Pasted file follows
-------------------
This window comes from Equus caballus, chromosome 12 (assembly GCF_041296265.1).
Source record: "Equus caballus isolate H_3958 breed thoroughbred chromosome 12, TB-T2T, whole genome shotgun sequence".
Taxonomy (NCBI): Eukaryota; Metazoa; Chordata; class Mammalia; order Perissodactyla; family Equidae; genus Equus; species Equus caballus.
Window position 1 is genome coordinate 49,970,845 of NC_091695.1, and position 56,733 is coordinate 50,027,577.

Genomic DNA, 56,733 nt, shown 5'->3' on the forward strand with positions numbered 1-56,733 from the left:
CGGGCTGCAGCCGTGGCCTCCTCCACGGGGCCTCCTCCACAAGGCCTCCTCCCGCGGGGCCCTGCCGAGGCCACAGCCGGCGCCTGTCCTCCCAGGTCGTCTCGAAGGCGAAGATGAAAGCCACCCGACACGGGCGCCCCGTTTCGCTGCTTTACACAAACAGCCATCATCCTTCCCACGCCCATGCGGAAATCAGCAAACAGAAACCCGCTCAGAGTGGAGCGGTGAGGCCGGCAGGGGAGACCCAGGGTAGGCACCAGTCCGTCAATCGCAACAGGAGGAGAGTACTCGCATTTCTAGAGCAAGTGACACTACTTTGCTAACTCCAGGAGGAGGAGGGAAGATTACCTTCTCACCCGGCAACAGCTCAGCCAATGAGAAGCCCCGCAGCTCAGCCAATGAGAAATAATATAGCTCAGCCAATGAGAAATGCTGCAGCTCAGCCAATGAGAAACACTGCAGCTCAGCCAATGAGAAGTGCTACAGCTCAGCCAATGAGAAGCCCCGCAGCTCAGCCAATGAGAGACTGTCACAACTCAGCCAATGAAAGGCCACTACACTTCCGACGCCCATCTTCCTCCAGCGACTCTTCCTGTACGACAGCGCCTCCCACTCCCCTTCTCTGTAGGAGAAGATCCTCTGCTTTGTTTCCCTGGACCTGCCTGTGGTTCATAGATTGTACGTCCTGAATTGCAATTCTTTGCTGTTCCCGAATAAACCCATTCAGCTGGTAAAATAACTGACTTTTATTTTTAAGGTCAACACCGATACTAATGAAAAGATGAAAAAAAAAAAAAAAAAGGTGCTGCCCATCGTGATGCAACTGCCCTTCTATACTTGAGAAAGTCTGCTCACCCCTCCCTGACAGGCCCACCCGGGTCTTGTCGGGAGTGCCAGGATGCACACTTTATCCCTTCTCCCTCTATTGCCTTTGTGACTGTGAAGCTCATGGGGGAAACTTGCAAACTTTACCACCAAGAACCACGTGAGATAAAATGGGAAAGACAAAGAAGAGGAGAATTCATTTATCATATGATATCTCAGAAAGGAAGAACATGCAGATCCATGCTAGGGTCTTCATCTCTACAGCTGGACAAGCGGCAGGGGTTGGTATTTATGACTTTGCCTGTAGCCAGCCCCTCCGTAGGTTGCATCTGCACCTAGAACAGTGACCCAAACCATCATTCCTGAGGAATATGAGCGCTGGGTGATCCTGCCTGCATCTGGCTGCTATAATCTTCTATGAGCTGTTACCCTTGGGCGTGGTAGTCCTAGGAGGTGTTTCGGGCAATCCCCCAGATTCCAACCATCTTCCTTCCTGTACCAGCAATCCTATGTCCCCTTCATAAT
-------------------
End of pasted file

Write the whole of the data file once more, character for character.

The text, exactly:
This window comes from Equus caballus, chromosome 12 (assembly GCF_041296265.1).
Source record: "Equus caballus isolate H_3958 breed thoroughbred chromosome 12, TB-T2T, whole genome shotgun sequence".
Taxonomy (NCBI): Eukaryota; Metazoa; Chordata; class Mammalia; order Perissodactyla; family Equidae; genus Equus; species Equus caballus.
Window position 1 is genome coordinate 49,970,845 of NC_091695.1, and position 56,733 is coordinate 50,027,577.

Genomic DNA, 56,733 nt, shown 5'->3' on the forward strand with positions numbered 1-56,733 from the left:
CGGGCTGCAGCCGTGGCCTCCTCCACGGGGCCTCCTCCACAAGGCCTCCTCCCGCGGGGCCCTGCCGAGGCCACAGCCGGCGCCTGTCCTCCCAGGTCGTCTCGAAGGCGAAGATGAAAGCCACCCGACACGGGCGCCCCGTTTCGCTGCTTTACACAAACAGCCATCATCCTTCCCACGCCCATGCGGAAATCAGCAAACAGAAACCCGCTCAGAGTGGAGCGGTGAGGCCGGCAGGGGAGACCCAGGGTAGGCACCAGTCCGTCAATCGCAACAGGAGGAGAGTACTCGCATTTCTAGAGCAAGTGACACTACTTTGCTAACTCCAGGAGGAGGAGGGAAGATTACCTTCTCACCCGGCAACAGCTCAGCCAATGAGAAGCCCCGCAGCTCAGCCAATGAGAAATAATATAGCTCAGCCAATGAGAAATGCTGCAGCTCAGCCAATGAGAAACACTGCAGCTCAGCCAATGAGAAGTGCTACAGCTCAGCCAATGAGAAGCCCCGCAGCTCAGCCAATGAGAGACTGTCACAACTCAGCCAATGAAAGGCCACTACACTTCCGACGCCCATCTTCCTCCAGCGACTCTTCCTGTACGACAGCGCCTCCCACTCCCCTTCTCTGTAGGAGAAGATCCTCTGCTTTGTTTCCCTGGACCTGCCTGTGGTTCATAGATTGTACGTCCTGAATTGCAATTCTTTGCTGTTCCCGAATAAACCCATTCAGCTGGTAAAATAACTGACTTTTATTTTTAAGGTCAACACCGATACTAATGAAAAGATGAAAAAAAAAAAAAAAAAGGTGCTGCCCATCGTGATGCAACTGCCCTTCTATACTTGAGAAAGTCTGCTCACCCCTCCCTGACAGGCCCACCCGGGTCTTGTCGGGAGTGCCAGGATGCACACTTTATCCCTTCTCCCTCTATTGCCTTTGTGACTGTGAAGCTCATGGGGGAAACTTGCAAACTTTACCACCAAGAACCACGTGAGATAAAATGGGAAAGACAAAGAAGAGGAGAATTCATTTATCATATGATATCTCAGAAAGGAAGAACATGCAGATCCATGCTAGGGTCTTCATCTCTACAGCTGGACAAGCGGCAGGGGTTGGTATTTATGACTTTGCCTGTAGCCAGCCCCTCCGTAGGTTGCATCTGCACCTAGAACAGTGACCCAAACCATCATTCCTGAGGAATATGAGCGCTGGGTGATCCTGCCTGCATCTGGCTGCTATAATCTTCTATGAGCTGTTACCCTTGGGCGTGGTAGTCCTAGGAGGTGTTTCGGGCAATCCCCCAGATTCCAACCATCTTCCTTCCTGTACCAGCAATCCTATGTCCCCTTCATAAT